proposal--MIS would not be in line for award even if its challenge to the
award were sustained. Accordingly, MIS is not an interested party to protest
the selection of IPMG's proposal for award. [3] Four Seas and Seven Winds
Travel, Inc., B-244916, Nov. 15, 1991, 91-2 CPD para. 463 at 4; ECS Composites,
Inc., B-235849.2, Jan. 3, 1990, 90-1 CPD para. 7 at 1.

The protest is denied.

Anthony H. Gamboa

General Counsel

Notes

1. To the extent that MIS challenges the inclusion of several evaluation
subfactors related to the firm's experience, achievements, and past
performance, which were listed in the RFP, under both the technical
capabilities and experience factors, this contention, raised for the first
time in MIS's comments on the agency report, is untimely. Under our
Regulations, protests based upon alleged improprieties in a solicitation
which are apparent prior to the time set for the receipt of proposals must
be filed prior to that time to be considered by our Office. 4 C.F.R. sect.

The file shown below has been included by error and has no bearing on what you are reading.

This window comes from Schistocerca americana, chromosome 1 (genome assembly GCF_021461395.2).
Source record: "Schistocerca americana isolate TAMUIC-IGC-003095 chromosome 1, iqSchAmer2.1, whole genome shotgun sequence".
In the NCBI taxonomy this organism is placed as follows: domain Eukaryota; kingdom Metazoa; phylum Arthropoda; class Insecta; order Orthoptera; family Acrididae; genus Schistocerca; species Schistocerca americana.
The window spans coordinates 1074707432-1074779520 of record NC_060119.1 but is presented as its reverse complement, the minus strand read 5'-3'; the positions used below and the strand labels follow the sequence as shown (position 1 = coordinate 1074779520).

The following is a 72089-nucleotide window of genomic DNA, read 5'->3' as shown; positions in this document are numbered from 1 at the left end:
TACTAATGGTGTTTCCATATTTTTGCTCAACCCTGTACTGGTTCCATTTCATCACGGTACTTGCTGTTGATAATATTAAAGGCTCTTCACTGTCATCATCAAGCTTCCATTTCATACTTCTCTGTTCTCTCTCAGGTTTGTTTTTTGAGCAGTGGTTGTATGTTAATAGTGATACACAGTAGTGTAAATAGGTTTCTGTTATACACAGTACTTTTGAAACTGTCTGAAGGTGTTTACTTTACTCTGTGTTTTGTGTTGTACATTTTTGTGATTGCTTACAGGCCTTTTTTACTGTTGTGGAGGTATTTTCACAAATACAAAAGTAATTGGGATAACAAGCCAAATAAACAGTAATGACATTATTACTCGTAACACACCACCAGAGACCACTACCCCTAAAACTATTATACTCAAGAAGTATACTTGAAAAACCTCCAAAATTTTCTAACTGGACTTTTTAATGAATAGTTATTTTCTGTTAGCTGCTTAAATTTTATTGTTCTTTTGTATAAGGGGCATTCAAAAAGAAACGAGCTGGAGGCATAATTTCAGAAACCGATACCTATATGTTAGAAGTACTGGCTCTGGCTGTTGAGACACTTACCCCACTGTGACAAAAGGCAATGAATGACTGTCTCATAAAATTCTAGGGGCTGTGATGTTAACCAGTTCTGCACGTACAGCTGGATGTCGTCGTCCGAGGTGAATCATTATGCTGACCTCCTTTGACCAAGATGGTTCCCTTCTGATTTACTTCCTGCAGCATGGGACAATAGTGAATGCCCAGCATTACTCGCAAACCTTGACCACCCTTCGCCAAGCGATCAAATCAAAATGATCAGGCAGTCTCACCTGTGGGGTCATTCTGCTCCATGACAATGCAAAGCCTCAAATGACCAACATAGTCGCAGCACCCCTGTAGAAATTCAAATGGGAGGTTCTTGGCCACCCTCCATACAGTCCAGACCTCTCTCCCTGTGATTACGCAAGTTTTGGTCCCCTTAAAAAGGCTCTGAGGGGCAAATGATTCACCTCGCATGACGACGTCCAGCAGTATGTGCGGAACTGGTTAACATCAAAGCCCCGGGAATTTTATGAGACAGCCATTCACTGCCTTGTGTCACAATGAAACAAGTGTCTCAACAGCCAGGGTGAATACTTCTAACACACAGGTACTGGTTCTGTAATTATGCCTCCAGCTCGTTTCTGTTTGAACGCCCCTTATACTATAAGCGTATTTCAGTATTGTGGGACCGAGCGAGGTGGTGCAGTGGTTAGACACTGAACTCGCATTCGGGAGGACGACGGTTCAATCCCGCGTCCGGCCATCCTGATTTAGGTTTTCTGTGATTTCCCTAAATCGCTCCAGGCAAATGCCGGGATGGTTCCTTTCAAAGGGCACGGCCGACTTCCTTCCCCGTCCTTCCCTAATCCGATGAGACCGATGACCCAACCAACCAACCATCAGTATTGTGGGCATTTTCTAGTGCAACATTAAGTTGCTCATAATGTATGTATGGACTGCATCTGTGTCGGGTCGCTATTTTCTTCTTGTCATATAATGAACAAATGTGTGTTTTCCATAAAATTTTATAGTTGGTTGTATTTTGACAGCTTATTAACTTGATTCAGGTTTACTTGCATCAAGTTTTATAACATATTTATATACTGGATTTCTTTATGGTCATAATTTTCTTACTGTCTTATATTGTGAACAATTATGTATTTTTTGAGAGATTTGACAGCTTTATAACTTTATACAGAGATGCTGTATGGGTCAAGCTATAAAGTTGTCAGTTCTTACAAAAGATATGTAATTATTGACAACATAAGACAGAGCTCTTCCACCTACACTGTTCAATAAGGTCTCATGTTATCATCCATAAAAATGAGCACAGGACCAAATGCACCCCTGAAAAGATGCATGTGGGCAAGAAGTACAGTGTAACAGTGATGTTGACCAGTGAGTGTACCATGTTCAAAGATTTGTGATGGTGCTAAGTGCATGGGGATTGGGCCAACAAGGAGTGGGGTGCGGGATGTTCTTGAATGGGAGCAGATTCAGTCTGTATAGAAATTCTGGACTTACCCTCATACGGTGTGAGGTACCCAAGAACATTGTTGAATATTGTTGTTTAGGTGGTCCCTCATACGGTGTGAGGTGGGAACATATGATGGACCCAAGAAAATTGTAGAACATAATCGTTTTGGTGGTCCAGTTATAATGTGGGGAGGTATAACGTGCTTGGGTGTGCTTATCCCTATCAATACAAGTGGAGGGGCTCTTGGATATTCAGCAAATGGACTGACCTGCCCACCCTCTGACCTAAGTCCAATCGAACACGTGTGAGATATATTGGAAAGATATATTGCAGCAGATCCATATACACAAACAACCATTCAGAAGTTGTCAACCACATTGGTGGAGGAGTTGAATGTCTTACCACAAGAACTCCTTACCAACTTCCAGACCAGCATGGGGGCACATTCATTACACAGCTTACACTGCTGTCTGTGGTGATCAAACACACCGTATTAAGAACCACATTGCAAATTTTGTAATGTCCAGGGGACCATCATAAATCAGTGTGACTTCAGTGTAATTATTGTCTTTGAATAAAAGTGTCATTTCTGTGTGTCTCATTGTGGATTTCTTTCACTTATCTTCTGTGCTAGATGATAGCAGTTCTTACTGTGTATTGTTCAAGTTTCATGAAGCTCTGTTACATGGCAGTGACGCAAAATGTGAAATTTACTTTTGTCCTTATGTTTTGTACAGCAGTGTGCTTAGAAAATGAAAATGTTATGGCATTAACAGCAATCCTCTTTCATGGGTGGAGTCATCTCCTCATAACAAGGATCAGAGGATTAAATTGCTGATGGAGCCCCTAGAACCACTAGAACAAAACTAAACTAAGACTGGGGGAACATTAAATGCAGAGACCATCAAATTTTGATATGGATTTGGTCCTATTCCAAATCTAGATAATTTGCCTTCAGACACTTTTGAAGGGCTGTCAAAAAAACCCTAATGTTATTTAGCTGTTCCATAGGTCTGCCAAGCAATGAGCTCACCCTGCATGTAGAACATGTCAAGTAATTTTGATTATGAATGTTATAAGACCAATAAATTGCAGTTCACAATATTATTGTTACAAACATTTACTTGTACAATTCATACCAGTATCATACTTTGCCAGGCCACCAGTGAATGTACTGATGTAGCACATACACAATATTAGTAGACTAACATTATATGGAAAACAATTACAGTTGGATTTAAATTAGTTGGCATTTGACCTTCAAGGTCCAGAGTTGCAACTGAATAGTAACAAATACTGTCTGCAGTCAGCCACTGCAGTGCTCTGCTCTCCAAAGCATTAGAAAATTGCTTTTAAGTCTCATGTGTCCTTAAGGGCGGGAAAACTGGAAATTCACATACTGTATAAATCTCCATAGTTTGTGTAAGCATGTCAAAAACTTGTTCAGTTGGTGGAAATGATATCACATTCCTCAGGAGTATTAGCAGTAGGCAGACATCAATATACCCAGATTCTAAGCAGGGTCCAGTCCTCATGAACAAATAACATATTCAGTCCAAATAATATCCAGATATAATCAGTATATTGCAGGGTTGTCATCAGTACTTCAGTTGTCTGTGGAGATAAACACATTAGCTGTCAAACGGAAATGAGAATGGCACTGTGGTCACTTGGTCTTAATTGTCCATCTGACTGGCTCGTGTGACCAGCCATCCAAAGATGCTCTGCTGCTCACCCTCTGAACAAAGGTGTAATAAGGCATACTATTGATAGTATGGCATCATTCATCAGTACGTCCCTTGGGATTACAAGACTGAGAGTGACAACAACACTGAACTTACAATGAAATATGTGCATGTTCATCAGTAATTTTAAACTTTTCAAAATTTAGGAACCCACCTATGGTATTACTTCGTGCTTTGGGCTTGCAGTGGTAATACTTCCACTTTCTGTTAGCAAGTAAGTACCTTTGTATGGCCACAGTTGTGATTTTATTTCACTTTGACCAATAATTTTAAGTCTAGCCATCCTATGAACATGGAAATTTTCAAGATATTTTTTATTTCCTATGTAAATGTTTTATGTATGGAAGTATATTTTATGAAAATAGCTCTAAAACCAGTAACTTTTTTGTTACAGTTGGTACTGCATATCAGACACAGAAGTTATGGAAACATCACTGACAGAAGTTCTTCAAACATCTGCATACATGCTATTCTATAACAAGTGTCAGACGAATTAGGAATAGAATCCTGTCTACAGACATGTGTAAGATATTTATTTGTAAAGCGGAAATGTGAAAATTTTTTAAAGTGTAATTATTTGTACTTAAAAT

21.2(a)(1) (2001).

2. The record shows that the TEB arrived at the consensus scores by
averaging the scores of the three TEB members under each factor. Thus, under
the technical capabilities factor, the average of the three scores (0, 0,
and 5 points) was 1.67 points. Assuming instead that each evaluator had
given MIS 10 points, its average score under this factor would be 10 points,
an increase of 8.33 points, which would increase its overall technical score
from 10.67 to 19 points.

3. In any event, MIS's challenge to IPMG's small size status is an issue for
review by the SBA, not our Office. See 4 C.F.R. sect. 21.5(b). Further, MIS
offers no evidence, and we see none in the record, to support its conclusory
assertion that the evaluators were biased in favor of IPMG.